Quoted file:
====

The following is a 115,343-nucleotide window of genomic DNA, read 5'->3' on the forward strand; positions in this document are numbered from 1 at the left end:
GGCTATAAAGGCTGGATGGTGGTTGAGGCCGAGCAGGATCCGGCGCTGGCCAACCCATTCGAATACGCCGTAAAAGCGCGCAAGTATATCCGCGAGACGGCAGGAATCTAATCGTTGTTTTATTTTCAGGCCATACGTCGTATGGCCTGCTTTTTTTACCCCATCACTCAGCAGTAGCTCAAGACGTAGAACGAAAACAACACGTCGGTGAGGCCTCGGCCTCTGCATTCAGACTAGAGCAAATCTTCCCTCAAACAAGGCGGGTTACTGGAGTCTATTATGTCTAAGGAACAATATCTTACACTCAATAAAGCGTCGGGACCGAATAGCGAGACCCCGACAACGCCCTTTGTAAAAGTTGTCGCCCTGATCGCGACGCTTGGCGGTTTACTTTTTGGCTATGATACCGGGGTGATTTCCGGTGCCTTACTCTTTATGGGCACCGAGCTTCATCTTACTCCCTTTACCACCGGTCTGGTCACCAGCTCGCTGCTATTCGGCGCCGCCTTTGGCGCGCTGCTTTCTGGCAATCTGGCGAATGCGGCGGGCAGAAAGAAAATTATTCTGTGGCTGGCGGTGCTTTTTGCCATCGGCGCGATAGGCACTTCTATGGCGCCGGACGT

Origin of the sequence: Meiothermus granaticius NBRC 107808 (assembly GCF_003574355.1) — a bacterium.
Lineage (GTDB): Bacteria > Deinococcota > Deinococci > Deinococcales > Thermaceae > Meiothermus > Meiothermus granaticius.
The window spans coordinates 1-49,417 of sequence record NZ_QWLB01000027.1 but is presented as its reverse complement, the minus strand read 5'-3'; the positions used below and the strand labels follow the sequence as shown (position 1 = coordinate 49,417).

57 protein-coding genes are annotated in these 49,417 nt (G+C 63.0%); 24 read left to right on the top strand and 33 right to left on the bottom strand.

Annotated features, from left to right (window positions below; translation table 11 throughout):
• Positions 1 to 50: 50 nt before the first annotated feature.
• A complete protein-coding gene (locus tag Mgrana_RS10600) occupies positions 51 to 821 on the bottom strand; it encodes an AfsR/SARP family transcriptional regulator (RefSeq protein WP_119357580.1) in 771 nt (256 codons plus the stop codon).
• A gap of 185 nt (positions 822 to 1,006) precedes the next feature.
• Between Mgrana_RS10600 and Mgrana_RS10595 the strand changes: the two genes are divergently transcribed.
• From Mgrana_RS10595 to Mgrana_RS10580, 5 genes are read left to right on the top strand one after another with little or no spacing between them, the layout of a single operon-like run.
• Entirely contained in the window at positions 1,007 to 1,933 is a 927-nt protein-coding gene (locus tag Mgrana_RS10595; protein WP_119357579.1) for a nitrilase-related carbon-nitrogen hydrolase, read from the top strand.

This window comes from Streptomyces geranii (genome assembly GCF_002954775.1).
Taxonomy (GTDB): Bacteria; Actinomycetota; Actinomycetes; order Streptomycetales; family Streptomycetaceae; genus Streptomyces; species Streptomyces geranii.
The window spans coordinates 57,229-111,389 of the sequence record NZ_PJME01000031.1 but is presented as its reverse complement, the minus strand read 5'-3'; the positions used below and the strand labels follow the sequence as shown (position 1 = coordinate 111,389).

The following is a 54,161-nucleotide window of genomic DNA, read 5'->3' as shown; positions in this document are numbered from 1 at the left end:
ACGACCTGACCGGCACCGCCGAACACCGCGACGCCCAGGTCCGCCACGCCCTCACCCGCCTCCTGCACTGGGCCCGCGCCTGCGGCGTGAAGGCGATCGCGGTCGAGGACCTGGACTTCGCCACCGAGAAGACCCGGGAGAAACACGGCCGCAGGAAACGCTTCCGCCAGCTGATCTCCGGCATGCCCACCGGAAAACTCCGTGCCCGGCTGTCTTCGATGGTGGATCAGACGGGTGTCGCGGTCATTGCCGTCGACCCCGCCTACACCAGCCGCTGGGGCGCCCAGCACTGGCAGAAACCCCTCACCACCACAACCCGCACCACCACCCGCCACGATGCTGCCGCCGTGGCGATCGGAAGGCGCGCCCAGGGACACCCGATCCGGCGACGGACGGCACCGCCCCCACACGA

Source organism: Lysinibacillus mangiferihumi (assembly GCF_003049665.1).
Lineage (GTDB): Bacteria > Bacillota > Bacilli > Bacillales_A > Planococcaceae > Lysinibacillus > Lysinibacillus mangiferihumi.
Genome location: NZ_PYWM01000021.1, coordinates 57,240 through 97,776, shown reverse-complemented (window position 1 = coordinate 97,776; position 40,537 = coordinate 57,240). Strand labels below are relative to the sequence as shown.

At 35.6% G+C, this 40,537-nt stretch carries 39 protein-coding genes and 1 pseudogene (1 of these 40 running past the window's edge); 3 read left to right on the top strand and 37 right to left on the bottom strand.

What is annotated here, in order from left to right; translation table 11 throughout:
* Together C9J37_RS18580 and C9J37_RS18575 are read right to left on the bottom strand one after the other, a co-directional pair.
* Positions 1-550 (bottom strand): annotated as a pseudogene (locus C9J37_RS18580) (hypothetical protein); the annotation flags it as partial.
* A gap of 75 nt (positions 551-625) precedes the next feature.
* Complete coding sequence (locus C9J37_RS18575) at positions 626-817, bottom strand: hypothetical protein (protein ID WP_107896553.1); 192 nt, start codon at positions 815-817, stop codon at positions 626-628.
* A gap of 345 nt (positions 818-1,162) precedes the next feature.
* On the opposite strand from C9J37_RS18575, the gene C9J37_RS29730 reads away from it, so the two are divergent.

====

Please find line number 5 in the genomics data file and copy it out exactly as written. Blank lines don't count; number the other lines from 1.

The window spans coordinates 1-49,417 of sequence record NZ_QWLB01000027.1 but is presented as its reverse complement, the minus strand read 5'-3'; the positions used below and the strand labels follow the sequence as shown (position 1 = coordinate 49,417).